His sister and I love him dearly. She is a strong, mature, and loving person who, along with myself, has learned to have much compassion and understanding for all people, but especially those with special needs thanks to Mike. He has taught us so much, in so many ways. Michael can be very loving and affectionate and brings us such joy and laughter in his own quirky way.

    Michael has been away for 3-years now. Even though he has had a rough ride, with many ups and downs, I think the facility is a place where he needs to be. I call him everyday, he pretty much listens. He is somewhat verbal, but cannot have a conversation, he is very echolalic. We visit him every other weekend and his father visits on the weekends I don’t, so somebody is with him every weekend. He loves and looks forward to home visits for holidays and a couple of times in the summer, but also needs and looks forward to going back to the facility because they can give him the predictable routine that he needs. He lives with other teens with the same or similiar dissabilities and is cared for by loving and caring teachers and staff. Scornful looks do not exist there.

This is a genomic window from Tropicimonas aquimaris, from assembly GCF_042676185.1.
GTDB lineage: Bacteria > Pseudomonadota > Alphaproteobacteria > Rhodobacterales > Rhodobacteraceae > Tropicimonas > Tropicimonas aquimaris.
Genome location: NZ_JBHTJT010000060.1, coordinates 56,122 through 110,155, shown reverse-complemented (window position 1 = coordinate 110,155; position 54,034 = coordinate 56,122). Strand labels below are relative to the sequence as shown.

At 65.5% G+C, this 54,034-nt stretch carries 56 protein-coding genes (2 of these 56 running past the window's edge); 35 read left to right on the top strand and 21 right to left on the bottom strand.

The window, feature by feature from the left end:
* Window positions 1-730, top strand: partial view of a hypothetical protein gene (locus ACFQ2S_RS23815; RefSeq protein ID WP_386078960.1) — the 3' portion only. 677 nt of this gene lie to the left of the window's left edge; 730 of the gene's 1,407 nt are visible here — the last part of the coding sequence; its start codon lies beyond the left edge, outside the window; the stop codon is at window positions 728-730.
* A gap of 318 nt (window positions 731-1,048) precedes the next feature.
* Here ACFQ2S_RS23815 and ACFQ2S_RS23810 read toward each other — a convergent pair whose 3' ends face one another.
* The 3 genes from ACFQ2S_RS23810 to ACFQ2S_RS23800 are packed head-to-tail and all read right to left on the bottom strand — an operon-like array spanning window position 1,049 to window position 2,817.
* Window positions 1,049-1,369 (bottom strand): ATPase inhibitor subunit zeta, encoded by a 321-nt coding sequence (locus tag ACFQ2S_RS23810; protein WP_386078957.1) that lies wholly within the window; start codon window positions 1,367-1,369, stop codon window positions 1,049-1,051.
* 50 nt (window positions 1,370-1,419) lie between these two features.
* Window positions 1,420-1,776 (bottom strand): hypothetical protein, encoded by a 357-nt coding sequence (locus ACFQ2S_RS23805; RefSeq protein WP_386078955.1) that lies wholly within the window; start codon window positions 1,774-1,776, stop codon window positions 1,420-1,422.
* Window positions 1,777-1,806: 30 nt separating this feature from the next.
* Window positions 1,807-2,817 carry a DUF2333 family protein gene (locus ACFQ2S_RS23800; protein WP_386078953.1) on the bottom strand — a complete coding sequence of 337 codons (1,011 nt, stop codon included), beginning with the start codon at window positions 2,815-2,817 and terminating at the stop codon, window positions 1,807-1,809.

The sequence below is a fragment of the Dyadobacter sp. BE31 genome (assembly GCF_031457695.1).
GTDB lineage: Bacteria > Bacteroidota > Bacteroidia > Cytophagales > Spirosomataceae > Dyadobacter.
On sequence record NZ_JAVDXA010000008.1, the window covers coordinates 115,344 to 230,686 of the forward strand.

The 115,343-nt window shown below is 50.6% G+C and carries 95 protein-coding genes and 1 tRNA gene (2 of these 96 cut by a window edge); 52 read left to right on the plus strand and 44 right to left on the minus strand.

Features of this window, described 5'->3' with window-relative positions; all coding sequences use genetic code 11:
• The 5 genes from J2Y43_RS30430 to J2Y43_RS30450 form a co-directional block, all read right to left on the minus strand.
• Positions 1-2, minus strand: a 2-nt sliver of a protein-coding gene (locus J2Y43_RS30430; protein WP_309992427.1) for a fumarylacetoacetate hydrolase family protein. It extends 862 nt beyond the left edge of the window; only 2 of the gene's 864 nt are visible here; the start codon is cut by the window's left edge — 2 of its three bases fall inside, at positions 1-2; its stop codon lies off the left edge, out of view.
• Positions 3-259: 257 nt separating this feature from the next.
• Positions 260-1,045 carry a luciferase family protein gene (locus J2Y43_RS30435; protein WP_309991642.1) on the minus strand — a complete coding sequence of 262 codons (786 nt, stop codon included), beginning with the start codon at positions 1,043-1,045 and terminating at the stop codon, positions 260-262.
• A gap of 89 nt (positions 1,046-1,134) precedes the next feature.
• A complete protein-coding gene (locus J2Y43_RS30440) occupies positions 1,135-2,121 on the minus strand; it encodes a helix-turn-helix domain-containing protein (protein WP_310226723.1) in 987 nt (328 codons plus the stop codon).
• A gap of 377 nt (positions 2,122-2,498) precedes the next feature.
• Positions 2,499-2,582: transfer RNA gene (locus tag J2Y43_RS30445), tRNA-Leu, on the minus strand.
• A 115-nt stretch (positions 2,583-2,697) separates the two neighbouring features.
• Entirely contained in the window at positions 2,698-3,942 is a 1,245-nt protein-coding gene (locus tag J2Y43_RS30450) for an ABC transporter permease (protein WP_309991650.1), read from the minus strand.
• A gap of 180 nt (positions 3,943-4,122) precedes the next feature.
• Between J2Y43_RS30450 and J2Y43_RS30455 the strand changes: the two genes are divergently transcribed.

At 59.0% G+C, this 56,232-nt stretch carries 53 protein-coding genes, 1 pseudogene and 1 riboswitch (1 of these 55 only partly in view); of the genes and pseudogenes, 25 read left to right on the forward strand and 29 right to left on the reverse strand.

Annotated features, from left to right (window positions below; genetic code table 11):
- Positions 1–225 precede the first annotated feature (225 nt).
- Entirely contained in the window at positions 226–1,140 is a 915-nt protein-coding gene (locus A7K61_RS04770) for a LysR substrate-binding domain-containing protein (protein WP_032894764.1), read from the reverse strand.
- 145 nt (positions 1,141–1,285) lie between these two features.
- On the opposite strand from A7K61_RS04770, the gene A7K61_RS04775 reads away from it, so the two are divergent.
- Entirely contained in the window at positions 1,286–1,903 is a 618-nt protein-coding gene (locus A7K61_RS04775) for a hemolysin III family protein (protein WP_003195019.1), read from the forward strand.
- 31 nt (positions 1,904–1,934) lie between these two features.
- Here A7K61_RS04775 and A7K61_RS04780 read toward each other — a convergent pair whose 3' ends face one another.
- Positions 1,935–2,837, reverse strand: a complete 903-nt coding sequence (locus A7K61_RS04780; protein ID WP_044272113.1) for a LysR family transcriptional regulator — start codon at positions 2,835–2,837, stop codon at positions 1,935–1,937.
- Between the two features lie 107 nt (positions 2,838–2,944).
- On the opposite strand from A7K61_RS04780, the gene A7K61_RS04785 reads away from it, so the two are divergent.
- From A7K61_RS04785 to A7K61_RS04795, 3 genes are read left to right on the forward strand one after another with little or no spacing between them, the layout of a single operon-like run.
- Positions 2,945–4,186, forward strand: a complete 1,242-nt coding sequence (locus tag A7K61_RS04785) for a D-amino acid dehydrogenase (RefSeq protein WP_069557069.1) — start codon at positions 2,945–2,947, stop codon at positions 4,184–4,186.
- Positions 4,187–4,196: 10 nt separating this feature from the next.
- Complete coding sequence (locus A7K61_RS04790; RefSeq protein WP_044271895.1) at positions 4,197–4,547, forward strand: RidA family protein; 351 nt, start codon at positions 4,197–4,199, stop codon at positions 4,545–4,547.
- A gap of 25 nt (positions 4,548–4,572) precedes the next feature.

So, for those faced with making the same difficult decision as I did, don’t beat yourself up. It might just be in the best interest for all.

    Thanks for listening!

  14. June 6, 2010 at 12:07 am | #17

    Thank you, everyone, for your heartfelt responses to my article. They all meant a lot to me.
    With appreciation, Lena

  15. sheila
    June 8, 2010 at 3:10 pm | #18

    What a wonderful story! My great grandson is autistic. He is only 2 yrs old, but he is teaching me so much. I love spending time with him and dealing with his little world. He is coming along so well. People with autism are so blessed to have loved ones who care and strive so hard to teach them, but I feel that I am the one who is being so blessed. I never knew how huge my heart was til he came along.

  16. Johanna Dalton
    July 9, 2010 at 3:52 pm | #19

    Lena
    I really related to your story. I have an autistic son who is 14, Michael, and he is the light of our lives. His older sister Becky who is 16 is instrumental in his care, teachings, and connections he has in the world. He shows me that no matter what bothers me at home, work, or life, it is not that bad. He also makes me appreciate every book he reads, any response to a question, and his smile that is constant. You are an inspiration to all of us who have a life we wouldn’t trade for the world. Thank you

  17. September 20, 2011 at 8:16 pm | #20

    Lena,
    You and your brother are amazing people….your mother would be so proud that you have continued her legacy in so many ways. I’m so glad that Di sent me this article. All the best, Mara

  1. February 17, 2011 at 5:39 pm | #1